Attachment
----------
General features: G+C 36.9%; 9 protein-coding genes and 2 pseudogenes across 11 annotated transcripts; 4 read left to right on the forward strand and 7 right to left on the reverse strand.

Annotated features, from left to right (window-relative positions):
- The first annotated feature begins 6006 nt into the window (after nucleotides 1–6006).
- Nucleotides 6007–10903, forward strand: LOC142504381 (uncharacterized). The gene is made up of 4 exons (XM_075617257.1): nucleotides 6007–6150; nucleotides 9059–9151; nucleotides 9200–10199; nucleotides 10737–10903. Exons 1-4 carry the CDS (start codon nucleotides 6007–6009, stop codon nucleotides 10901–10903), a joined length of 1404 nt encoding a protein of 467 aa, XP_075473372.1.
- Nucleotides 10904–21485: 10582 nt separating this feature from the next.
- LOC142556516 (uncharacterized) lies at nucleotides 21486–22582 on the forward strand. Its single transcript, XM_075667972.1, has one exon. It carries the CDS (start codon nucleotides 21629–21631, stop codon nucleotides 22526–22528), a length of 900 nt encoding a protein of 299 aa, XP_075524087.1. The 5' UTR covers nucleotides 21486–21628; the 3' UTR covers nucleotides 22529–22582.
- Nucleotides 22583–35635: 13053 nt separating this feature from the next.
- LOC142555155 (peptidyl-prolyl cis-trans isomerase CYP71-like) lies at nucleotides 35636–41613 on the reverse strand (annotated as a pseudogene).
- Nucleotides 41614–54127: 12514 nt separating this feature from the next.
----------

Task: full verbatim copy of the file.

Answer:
General features: G+C 36.9%; 9 protein-coding genes and 2 pseudogenes across 11 annotated transcripts; 4 read left to right on the forward strand and 7 right to left on the reverse strand.

Annotated features, from left to right (window-relative positions):
- The first annotated feature begins 6006 nt into the window (after nucleotides 1–6006).
- Nucleotides 6007–10903, forward strand: LOC142504381 (uncharacterized). The gene is made up of 4 exons (XM_075617257.1): nucleotides 6007–6150; nucleotides 9059–9151; nucleotides 9200–10199; nucleotides 10737–10903. Exons 1-4 carry the CDS (start codon nucleotides 6007–6009, stop codon nucleotides 10901–10903), a joined length of 1404 nt encoding a protein of 467 aa, XP_075473372.1.
- Nucleotides 10904–21485: 10582 nt separating this feature from the next.
- LOC142556516 (uncharacterized) lies at nucleotides 21486–22582 on the forward strand. Its single transcript, XM_075667972.1, has one exon. It carries the CDS (start codon nucleotides 21629–21631, stop codon nucleotides 22526–22528), a length of 900 nt encoding a protein of 299 aa, XP_075524087.1. The 5' UTR covers nucleotides 21486–21628; the 3' UTR covers nucleotides 22529–22582.
- Nucleotides 22583–35635: 13053 nt separating this feature from the next.
- LOC142555155 (peptidyl-prolyl cis-trans isomerase CYP71-like) lies at nucleotides 35636–41613 on the reverse strand (annotated as a pseudogene).
- Nucleotides 41614–54127: 12514 nt separating this feature from the next.